India is pursuing a potentially lucrative partnership with Canada to sell nuclear reactors in new markets, The Canadian Press has learned.
India’s ambitious aspiration, if realized, would represent a dramatic new phase in a landmark agreement it signed last year with Canada on civilian nuclear co-operation.
The deal — announced last year in Toronto by prime ministers Stephen Harper and Manmohan Singh — will eventually clear the way for Canadian uranium to be exported to India once Parliament ratifies it, possibly this fall.
But India, which has insatiable energy needs of its own, is thinking well beyond its borders.
“We do think there is a good possibility for us to co-operate in third countries, which would be possible once all these things are sorted out,” Indian High Commissioner Shashishekhar Gavai said in a recent interview.
“We have developed our own technology over the years. We could bring your expertise and our expertise together, and go into third countries where they require reactors.”
A key technical aspect of the civil nuclear deal still has to be worked out before it is formally ratified by Canada. An independent monitoring system must be put in place that would prevent India from diverting the uranium to its nuclear weapons program.
Last year, Singh pledged that India would not exploit this new deal to repeat what it did in the early 1970s: use technology from a Candu reactor it purchased from Canada to develop a nuclear weapons program.
The duplicity chilled Indo-Canadian relations for decades, but Harper has said that dubious chapter had been consigned to history. The Conservative government is now pushing hard to boost trade with India as well as with its Asian neighbour, China. And India is actively pursuing joint ventures with Canada’s nuclear industry.
“There could be countries in Africa or elsewhere. This is something which needs to be explored. There is a feeling on both sides that this is very feasible, and it can be a mutually beneficial way of co-operating in the nuclear sphere,” said Gavai.
“There’s a lot of synergy; there has been research here and in India. The agreement provides for that kind of co-operation.”
The Canadian Nuclear Association views the nuclear co-operation agreement as a step toward removing trade barriers for Canadian companies trying break into the Indian market.
“India is one of the countries with the most ambitious plans for constructing new nuclear reactors. Dozens of reactors are contemplated, and these are at various stages of planning and construction,” said association spokeswoman Kathleen Olson.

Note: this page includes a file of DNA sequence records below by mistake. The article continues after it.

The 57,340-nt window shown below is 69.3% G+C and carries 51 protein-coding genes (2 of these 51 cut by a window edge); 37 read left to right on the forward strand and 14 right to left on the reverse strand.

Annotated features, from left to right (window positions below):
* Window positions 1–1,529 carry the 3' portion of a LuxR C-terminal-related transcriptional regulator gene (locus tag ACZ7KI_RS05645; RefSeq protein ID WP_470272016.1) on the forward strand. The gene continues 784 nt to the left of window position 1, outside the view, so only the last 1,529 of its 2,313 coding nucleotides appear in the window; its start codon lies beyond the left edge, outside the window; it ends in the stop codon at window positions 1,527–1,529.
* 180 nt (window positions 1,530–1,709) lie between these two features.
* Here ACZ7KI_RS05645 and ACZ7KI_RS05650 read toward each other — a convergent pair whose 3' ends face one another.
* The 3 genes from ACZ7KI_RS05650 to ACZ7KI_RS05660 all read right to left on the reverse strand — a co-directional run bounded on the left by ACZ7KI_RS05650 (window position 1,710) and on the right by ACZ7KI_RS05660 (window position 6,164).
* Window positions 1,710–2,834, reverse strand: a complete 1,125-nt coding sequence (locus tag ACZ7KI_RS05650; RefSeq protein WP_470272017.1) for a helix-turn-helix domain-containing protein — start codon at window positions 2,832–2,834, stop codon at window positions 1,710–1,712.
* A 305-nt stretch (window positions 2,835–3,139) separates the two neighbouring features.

“Indian officials and businesspeople have visited Canada in a search for partnerships. India has used Canadian and Canadian-derived reactor technologies in the past, and India’s electricity sector is familiar with the quality of this technology.”
The federal government privatized its nuclear reactor business last month when it sold troubled Atomic Energy of Canada Ltd. to SNC-Lavalin Group.
Natural Resources Minister Joe Oliver said at the time he hoped the deal would “revitalize” the Canadian nuclear industry.
AECL’s three main businesses — repair, reactor services and new builds — will be taken over by the new SNC subsidiary, CANDU Energy.
SNC has a huge international footprint. At the time of the deal, the company’s president, Patrick Lamarre, noted how foreign governments have been happy to work with SNC around the world.
Gavai had no comment on the AECL privatization. But he said India is anxious to get its hands on Canadian uranium because of its high concentration.
“It’s excellent; it’s the best in the world I would say.”
He suggested it is unlikely India would ever buy another Candu reactor from Canada, but that wouldn’t prevent the two countries from partnering elsewhere.
“We have our own technology. I don’t know if we are really looking at buying another reactor from Canada, but certainly we are looking forward to co-operation with Canada,” he said.
“Joint ventures, maybe we could work together on research … the agreement actually provides for all of that.”
Gavai said he was not discouraged by the Japanese tsunami and earthquake, which significantly damaged its nuclear facilities, raising international alarm bells about the safety of nuclear power.
“I think if adequate precautions are taken that is one of the cleanest sources of energy. Our view is we should put in all the safety requirements. For instance, looking at the seismic areas and those kinds of things,” he said.
“You can never provide 100 per cent security. That is not possible in any system. I think we are going to be developing nuclear power, but with adequate precautions.”
Gavai said free trade talks between India and Canada were progressing well, and a new round of negotiations will take place in New Delhi in the coming months, after recent talks in Ottawa.
Though it is unlikely that a free trade deal will be concluded this year, he said that is “no indication of reluctance or unwillingness on the part of the two countries.”
Both countries are firmly focused on their joint study that predicts a deal would boost each of their annual outputs by $6 billion.
Even without a deal, Gavai noted that trade between India and Canada rose by 31 per cent between January and April of this year over the same period in 2010.
“It’s not as if the absence of a deal is holding back trade.”